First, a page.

In July 2016, reports in U.S. newspapers indicated the Obama Administration considered adopting a declaratory policy stating that the United States would not be the first to use nuclear weapons in conflict. Subsequent reports, however, indicated that the United States was unlikely to adopt this particular change in U.S. declaratory policy before the end of the Obama Administration because both military and civilian officials in the Administration oppose the declaration of a “no first use” policy. The press reported that, during deliberations on the policy change, Pentagon officials argued that current ambiguity provides the President with options in a crisis. For example, Admiral Haney, the Commander in Chief of Strategic Command, noted that the shift could undermine deterrence and stability in an uncertain security environment. The reports stated that Secretary of State Kerry and Secretary of Defense Carter also raised concerns about the possibility that a “no first use” policy could undermine the confidence and security of U.S. allies. The press reported that several U.S. allies also weighed in against the change in policy. Some in the U.S. Congress, like Senator Dianne Feinstein, argued that the only moral use for U.S. nuclear weapons is as a deterrent to their use. Others, including Representative Mac Thornberry and a number of Republican Senators, argued that changes in U.S. nuclear policy could lead to a more dangerous world by undermining nuclear deterrence and “shattering the trust” of U.S. allies.
This article was originally published by the Stockholm International Peace Research Institute (SIPRI) on 29 August 2016.
Myth has it that Prometheus stole fire from the Gods and brought it down from Mount Olympus to Earth for the betterment of humankind. Another, more deadly type of fire was brought to the world on 16 July 1945 when the first nuclear explosive device was detonated at the Alamogordo Test Range in the desert of New Mexico, USA. In the intervening seven decades, nine different States have carried out over 2000 nuclear explosions, polluting the world’s oceans, atmosphere and land with devastating health effects on many millions of people and the environment.
Suffering from the radiological effects on human health and the environment, Kazakhstan took the initiative in promoting the adoption of 29 August as the International Day Against Nuclear Tests by the United Nations General Assembly on 2 December 2009 through Resolution 64/35.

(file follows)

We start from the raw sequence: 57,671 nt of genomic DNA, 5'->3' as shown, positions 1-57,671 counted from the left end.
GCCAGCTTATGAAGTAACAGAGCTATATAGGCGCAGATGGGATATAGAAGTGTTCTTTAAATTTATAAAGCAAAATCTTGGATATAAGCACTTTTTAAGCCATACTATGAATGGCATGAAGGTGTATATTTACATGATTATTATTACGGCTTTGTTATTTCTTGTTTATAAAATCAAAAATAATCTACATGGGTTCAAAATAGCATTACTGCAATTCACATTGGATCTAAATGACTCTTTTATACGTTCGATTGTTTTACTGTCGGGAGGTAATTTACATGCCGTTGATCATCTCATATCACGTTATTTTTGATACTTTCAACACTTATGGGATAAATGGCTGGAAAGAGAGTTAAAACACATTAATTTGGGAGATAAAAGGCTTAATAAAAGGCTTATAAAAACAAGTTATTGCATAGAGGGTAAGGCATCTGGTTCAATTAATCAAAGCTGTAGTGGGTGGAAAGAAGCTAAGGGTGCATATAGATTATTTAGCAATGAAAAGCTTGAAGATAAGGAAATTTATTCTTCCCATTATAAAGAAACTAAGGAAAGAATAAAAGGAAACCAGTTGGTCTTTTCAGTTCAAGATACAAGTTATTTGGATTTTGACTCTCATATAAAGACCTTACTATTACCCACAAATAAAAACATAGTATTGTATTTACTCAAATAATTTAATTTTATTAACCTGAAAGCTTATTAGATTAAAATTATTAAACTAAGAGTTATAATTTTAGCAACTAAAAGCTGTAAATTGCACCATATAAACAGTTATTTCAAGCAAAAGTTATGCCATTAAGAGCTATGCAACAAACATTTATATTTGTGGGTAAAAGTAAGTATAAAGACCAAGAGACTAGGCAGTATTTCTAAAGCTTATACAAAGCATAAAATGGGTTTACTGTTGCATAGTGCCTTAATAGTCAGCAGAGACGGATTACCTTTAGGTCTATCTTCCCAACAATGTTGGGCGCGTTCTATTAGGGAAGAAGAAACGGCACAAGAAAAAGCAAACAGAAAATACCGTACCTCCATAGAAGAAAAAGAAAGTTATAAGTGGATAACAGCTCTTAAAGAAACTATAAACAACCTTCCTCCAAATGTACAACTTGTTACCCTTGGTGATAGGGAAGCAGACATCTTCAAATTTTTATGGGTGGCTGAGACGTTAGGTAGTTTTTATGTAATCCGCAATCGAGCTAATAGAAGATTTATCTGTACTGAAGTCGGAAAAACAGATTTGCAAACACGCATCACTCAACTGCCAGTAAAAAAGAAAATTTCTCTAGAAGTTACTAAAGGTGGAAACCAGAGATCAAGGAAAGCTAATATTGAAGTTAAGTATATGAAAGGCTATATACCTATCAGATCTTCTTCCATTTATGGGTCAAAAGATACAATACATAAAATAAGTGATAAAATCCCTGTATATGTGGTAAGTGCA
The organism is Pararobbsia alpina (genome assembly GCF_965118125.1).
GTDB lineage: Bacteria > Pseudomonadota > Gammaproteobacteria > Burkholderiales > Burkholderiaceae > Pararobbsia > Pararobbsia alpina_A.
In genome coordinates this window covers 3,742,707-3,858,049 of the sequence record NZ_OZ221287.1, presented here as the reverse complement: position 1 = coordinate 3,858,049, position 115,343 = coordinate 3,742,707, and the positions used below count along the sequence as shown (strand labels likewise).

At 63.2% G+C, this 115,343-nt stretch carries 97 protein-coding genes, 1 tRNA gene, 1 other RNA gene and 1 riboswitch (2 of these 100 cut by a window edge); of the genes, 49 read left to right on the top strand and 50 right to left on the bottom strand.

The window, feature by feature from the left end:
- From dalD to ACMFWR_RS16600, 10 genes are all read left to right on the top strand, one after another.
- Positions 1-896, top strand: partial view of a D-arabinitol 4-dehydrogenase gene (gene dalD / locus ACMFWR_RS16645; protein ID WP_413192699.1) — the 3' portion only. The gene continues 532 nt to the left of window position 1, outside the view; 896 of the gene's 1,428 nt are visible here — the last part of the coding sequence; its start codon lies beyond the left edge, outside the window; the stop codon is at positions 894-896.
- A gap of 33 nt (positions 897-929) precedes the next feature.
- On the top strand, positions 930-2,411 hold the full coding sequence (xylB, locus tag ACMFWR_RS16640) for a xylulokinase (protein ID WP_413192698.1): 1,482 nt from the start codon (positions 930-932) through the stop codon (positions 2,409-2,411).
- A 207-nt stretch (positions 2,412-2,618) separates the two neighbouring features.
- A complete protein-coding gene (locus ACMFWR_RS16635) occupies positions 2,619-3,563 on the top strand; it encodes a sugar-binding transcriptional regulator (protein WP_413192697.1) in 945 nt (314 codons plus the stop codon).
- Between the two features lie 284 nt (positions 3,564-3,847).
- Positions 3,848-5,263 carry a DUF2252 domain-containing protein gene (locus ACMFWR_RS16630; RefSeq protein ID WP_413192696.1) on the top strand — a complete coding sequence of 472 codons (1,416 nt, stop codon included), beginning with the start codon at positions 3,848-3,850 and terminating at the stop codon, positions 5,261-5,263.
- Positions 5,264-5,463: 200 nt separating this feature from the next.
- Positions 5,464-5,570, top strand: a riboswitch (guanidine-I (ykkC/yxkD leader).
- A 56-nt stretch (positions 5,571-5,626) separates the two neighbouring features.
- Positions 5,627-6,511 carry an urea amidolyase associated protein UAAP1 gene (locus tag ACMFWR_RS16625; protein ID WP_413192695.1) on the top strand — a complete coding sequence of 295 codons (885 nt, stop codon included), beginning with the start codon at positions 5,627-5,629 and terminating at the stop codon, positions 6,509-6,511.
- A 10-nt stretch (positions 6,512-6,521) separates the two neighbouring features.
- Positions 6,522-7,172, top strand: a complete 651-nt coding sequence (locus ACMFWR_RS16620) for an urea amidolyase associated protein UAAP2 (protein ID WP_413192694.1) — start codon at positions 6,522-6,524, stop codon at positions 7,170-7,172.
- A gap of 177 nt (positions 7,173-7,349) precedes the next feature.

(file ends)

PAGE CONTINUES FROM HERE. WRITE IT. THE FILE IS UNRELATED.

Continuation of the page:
It marks the day on which President Nursultan Nazarbayev of Kazakhstan finally closed down the Semipalatinsk nuclear test site on 29 August 1991, signaling that nuclear explosions would never again resonate against the Degelen mountains and in the plains of Central Asia.
The United States first used nuclear weapons more than 70 years ago on Hiroshima and Nagasaki. Fearing the threat from massive Soviet conventional forces and possible large-scale use of chemical and biological weapons, U.S. military and political leaders decided to keep the option to use nuclear weapons first in a conflict. Today, the United States in the world’s dominant global military power and the Soviet Union is long gone. The Cold War-era policy of not ruling out nuclear first-use poses a grave risk to the security of the United States and is not suitable for today’s global security and political environment.
The greatest threat to the United States and to any nation is from the enormous and indiscriminate destructive effects of nuclear weapons. It is in the interest of the United States that, as long as these weapons exist, all nuclear-armed states agree that the sole purpose of nuclear weapons is to respond to a nuclear attack by other nuclear-armed states and only when the survival of the state or one of its allies is at stake. It is time for the United States to adopt this policy.